Candelila Wax

Candelilla Wax – pronounced can-deh-LEE-ya – is a “vegetable” wax that is obtained from the Euphorbia cerifera botanical, better known as the small, wild Candelilla shrub.

Candelila Wax


Candelilla Wax – pronounced can-deh-LEE-ya – is a “vegetable” wax that is obtained from the Euphorbia cerifera botanical, better known as the small, wild Candelilla shrub. Its name, which means “little candle,” is a tribute to its history of being first used in candle making. It may also be a reference to the upright growth of the plant’s stems, which resemble pencils or, more fittingly, candles – even more so because of their waxy outer layer; in nature, Candelilla wax forms the thick coating of its source plant’s leaves and stems and functions as the plant’s defense mechanism against the severe weather conditions of the desert. As a water-proofing agent, it protects the plant against heat and dryness, thereby preventing moisture loss.

Candelilla Wax is collected by boiling the full-grown plant in a solution of water and Sulfuric Acid. The latter is meant to prevent the wax and water from forming an emulsion, which the rolling water could potentially facilitate. When the crude wax finally rises to the surface of the water and appears as a creamy, opaque, light-brown or yellow foam – called “cerote” – it is skimmed off. Next, the wax is melted again then filtered through Activated Carbon as well as Fuller’s Earth Clay. After this, it enters a filter press, is bleached with Hydrogen Peroxide, which later becomes neutralized, and is filtered once more. The final product is a hard, light-yellow wax that can be easily shattered due to its brittleness. After the wax has been further processed into blocks, lumps, pastilles, pellets, flakes, granules, or powder, it is ready to be used.

The plant-based source of this wax makes it ideal for formulating vegan products. Its texturizing property as well as its ability to create barriers between the skin and harsh environmental stressors makes it a valuable ingredient in products such as lip balms. Its protective and softening qualities also make it a popular additive in moisturizers. With an easy ability to combine well with other waxes, including Paraffin and Carnauba, it complements them primarily by helping to extend their beneficial properties. It is also reputed to be an effective substitute for them.  


Candelilla Wax functions as a thickening and hardening agent, a plasticizer, a viscosity modifier, an emollient, and a skin-protective barrier agent that helps prevent the skin from losing moisture. It contributes shine and functions as a stabilizer, an emulsifier, a fast-absorbing lubricant, and a nourishing skin conditioner. Candelilla Wax is reputed to help reduce the appearance of stretch marks as well as the signs of aging, such as wrinkles and age spots. Furthermore, it is said to hydrate parched and scaly skin for enhanced smoothness.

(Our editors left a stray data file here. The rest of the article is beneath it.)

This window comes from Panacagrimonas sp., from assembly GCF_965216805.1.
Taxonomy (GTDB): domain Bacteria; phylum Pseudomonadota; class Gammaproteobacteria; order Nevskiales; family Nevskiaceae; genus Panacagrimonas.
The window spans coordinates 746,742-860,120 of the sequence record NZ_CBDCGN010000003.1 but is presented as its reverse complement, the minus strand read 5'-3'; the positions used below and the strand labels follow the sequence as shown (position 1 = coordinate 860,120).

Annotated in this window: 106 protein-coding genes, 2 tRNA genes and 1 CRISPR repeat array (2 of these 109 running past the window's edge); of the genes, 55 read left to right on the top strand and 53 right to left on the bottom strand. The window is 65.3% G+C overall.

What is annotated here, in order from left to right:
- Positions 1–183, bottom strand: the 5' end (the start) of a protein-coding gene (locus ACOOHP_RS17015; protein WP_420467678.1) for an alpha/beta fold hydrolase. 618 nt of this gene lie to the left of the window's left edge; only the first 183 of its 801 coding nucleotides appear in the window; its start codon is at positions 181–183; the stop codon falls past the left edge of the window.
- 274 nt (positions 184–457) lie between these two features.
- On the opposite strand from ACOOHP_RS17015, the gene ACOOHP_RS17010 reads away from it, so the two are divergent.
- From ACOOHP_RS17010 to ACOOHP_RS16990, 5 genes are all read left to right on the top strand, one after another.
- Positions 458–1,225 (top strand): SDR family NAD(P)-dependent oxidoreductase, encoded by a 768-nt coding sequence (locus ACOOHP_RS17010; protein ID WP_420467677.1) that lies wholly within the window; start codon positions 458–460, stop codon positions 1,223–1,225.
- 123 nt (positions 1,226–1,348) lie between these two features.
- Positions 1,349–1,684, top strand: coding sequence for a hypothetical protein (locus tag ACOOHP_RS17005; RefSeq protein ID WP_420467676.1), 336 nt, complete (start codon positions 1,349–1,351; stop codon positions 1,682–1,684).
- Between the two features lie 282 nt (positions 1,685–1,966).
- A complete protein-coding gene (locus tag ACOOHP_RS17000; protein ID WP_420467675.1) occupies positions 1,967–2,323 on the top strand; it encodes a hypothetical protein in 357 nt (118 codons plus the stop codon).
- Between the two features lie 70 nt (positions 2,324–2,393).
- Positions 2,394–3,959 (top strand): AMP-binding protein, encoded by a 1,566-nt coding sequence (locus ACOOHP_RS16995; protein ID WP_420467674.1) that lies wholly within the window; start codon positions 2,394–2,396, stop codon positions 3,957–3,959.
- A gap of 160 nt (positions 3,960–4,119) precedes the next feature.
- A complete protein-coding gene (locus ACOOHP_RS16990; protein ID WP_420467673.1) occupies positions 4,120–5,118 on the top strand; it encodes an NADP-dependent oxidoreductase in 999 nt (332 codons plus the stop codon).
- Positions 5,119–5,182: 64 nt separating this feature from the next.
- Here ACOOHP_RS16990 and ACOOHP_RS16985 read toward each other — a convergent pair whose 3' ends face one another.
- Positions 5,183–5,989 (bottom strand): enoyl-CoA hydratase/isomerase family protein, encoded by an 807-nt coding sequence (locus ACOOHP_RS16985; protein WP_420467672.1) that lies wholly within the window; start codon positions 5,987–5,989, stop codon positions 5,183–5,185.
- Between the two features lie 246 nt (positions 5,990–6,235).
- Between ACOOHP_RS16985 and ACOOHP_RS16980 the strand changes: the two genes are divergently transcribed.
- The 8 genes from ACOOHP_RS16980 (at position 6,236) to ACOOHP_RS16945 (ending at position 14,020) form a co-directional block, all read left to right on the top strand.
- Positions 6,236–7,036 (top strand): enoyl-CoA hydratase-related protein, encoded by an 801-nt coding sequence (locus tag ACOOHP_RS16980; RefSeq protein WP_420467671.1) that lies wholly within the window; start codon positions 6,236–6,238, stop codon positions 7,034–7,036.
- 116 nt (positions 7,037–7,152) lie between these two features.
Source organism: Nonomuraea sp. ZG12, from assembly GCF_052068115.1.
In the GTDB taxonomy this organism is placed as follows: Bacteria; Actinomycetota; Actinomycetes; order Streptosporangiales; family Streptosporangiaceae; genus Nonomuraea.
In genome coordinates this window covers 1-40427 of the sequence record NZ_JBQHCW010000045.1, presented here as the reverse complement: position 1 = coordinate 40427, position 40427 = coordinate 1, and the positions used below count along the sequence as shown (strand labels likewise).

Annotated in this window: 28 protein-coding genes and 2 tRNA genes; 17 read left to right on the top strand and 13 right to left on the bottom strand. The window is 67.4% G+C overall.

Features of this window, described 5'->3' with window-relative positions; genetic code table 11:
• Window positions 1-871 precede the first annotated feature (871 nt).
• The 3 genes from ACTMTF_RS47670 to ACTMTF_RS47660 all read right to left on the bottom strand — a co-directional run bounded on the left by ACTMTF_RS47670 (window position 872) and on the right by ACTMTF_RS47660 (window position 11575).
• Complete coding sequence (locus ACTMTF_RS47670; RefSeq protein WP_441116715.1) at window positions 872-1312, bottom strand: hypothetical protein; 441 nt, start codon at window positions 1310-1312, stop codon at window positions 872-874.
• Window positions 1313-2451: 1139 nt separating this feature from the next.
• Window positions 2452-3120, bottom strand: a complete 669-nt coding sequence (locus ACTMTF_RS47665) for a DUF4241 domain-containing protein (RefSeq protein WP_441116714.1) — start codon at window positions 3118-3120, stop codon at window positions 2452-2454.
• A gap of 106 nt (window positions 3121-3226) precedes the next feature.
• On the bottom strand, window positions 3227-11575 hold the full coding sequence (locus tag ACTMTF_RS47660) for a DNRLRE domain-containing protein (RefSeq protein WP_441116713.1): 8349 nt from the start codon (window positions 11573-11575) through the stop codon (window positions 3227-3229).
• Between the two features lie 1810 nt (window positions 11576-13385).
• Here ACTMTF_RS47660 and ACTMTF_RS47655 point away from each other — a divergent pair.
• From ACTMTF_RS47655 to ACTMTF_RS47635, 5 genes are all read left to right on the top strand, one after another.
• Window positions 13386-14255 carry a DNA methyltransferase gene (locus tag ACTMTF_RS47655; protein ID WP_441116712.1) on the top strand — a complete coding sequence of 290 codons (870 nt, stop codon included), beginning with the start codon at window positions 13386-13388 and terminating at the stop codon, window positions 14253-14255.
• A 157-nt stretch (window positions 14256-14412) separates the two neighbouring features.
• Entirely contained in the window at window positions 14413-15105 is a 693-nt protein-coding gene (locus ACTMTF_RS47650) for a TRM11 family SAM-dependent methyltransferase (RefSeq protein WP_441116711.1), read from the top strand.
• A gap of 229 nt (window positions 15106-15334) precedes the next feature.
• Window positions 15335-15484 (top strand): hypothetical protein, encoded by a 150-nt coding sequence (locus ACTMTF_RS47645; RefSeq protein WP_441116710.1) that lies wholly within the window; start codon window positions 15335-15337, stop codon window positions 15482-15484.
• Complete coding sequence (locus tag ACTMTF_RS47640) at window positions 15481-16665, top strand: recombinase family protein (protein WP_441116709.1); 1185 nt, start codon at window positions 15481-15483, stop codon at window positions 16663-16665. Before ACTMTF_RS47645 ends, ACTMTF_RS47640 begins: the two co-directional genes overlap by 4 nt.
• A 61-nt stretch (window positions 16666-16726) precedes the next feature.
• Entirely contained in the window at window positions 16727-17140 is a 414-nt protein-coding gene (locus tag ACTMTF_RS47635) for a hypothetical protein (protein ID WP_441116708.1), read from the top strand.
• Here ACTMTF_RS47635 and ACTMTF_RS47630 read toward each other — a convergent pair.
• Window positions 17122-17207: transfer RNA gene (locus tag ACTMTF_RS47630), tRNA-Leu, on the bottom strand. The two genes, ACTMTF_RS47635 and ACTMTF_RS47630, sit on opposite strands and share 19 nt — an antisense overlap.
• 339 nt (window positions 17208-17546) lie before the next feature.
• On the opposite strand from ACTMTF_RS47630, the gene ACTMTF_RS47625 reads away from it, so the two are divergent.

Candelilla Wax is known to be an effective binding agent that easily fuses ingredients. This quality makes it easy to incorporate it into most other waxes as well as resins, both natural and synthetic. This emulsifying property mainly helps water and oil constituents to bind together with a smooth uniformity, a necessary effect for products like moisturizers, such as lotion bars, creams, and balms, to which Candelilla Wax is known to offer hydrating properties and easy spread over the skin’s surface.

Its firming effect means that it can be used to set and solidify formulas for various types of makeup, such as stick foundations, eye shadow, or lip products, to which it provides an ideal “slip” without causing the products to become too hard. This firming property is also beneficial for candle formulations, as Candelilla Wax contributes hardness and smoothness to the final product.


Candelilla Wax is insoluble in water but is highly soluble in oils and alcohols. To add Candelilla Wax to product formulations, begin by melting it before incorporating it into the chosen recipe. When adding it to formulas that require emulsification, incorporate it into their oil phases.


When added to this kind of formulation…

  • Face, Hand, or Foot Creams
  • Lubricants, Lotions, Sunscreens
  • Salves, Ointments, Balms
  • Pomades
  • Lipsticks, Lip Balms, Lip Gloss, Mascaras


  • Candelilla Wax functions as a(n):
  • Skin Protectant
  • Fast-Absorbing Moisturizer
  • Nourishing Conditioner
  • Hardening Agent
  • Thickening Agent
  • Plasticizer
  • Viscosity Modifier
  • Stabilizer Emulsifier
  • Lubricant Substitute for Beeswax  

It helps to:

  • Contribute shine/gloss, especially to lip products
  • Provide smoothness and hardness to products that require a high melting point and a stiff consistency
  • Add texture and structure
  • Give solid and stick products their structures by enhancing the viscosity of their oil parts
  • Contribute a level of firmness to particular textures, such as that of eyeshadows, without causing them to harden
  • Emulsify immiscible liquids in to prevent them from separating in formulations with creamy consistencies
  • Provide excellent glide/slip to cosmetics formulations for easy spreadability as well as easy removability
  • Enhance rate of absorption into skin Contribute a faint sweet scent that is reminiscent of Beeswax
  • Form a protective film on the skin’s surface to help repel water Create barrier products, such as balms Blend natural powder/mineral colorants into a formula Complement other waxes, such as Beeswax
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